What began with vague accusations from each party on Friday became a bit clearer today as both men addressed the dispute on their respective mediums.
In print, Mushnick provided context to his accusations that Kay “lifted” ideas from print sportswriters. Basically, Kay said something last month – that ESPN personality Dave Winfield is better on the radio than he is on TV – that was similar to what Mushnick had written four days earlier.
“Not only was Kay’s thought the same, the order of how he presented it corresponded to what I’d written,” Mushnick wrote. “Remarkable coincidence? Not a chance.”
For what it’s worth here is a comparison of the two Winfield analyses, side-by-side:
Mushnick (May 23rd):
“How can Dave Winfield as an ESPN studio panel baseball analyst be so bad, yet, this past Thursday with Michael Kay on 1050 ESPN, be so good? That’s the problem when you’re part of a panel, and you get only two or three shots to be heard; the pressure to sound good can make a mess of you.”
Kay (May 27th):
“I love him on the radio because he has a lot more time to say his stuff because on TV it’s so, you know, truncated. Boom, boom, boom. Get it out quickly, and here he could say a lot of his stuff.”
Mushnick reported in today’s column that he requested a copy of the tape from ESPN 1050 G.M. Dave Roberts over the weekend but was denied.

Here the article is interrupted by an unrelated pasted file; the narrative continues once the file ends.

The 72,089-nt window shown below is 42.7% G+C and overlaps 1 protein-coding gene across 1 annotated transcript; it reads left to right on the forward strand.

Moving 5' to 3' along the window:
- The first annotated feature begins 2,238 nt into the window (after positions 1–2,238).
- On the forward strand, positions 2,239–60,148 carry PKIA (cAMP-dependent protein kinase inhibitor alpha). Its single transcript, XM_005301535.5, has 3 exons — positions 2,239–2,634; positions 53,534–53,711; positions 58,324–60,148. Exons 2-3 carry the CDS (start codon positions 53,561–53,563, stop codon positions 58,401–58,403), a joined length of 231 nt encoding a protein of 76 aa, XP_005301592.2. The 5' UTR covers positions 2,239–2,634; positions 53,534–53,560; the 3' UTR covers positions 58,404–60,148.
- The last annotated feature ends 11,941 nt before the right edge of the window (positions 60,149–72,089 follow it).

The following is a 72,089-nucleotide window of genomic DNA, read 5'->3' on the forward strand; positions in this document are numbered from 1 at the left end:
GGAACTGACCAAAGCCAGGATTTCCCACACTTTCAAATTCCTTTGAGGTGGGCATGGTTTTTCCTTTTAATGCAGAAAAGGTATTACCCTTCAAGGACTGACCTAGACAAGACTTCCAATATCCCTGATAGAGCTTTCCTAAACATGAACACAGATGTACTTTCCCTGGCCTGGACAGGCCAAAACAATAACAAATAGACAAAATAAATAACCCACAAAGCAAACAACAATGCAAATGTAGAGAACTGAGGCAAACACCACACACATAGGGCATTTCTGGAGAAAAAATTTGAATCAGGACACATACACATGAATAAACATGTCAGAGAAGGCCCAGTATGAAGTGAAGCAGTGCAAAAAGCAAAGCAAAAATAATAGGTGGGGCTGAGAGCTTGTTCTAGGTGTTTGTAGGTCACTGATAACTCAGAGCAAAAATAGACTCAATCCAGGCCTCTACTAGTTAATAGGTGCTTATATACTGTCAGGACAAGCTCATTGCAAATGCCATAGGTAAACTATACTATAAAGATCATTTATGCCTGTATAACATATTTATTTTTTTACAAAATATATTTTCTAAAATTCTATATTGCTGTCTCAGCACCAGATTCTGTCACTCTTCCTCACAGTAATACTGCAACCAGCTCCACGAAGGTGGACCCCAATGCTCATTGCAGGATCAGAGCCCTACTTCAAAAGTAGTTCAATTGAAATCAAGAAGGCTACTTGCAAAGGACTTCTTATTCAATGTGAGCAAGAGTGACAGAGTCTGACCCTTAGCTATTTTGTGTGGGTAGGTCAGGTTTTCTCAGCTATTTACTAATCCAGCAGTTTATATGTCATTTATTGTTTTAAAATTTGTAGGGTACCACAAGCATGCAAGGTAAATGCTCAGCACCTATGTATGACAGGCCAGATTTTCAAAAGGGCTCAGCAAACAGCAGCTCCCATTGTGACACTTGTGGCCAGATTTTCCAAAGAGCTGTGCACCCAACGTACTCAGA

So Kay played the tape today and repeatedly denied he “stole” the idea. He said he’s discussed the topic often on “background.”
First of all, are these the kinds of “ideas” that Mushnick takes particular pride in having? If so, I’ll continue not to read his column.
Second of all, the context for Mushnick’s criticism seemed like way too petty a thing to get upset about – that’s probably why he didn’t bother providing it initially. The “theft” charge by itself, on the other hand, was significant.
But here’s another thing: Did Kay read Mushnick’s column? He never mentions if he did and he certainly doesn’t deny it. If he read it – of course he did, right? – it’s fair to say that the comments, at the very least, strengthened a thought he’d independently formed about Winfield.
How Kay attributes the evolution of thought processes is up to his own journalistic standards – talk radio is notoriously loose with it – but if it was such an insignificant thing to accuse someone over – which Kay himself stated incredulously- why not just fess up to having read it in the first place? Ego.
Kay points out something that castes Mushnick in an in an even worse light. While Mushnick was busy being an old school newspaper man, dialing Roberts for a bricks-and-mortar copy of the May 27th show, he could have listened to it online on ESPN’s 1050 web site.
So Mushnick is either as lazy as Kay says or he’s incompetent with the internet. [Photo via Flickr]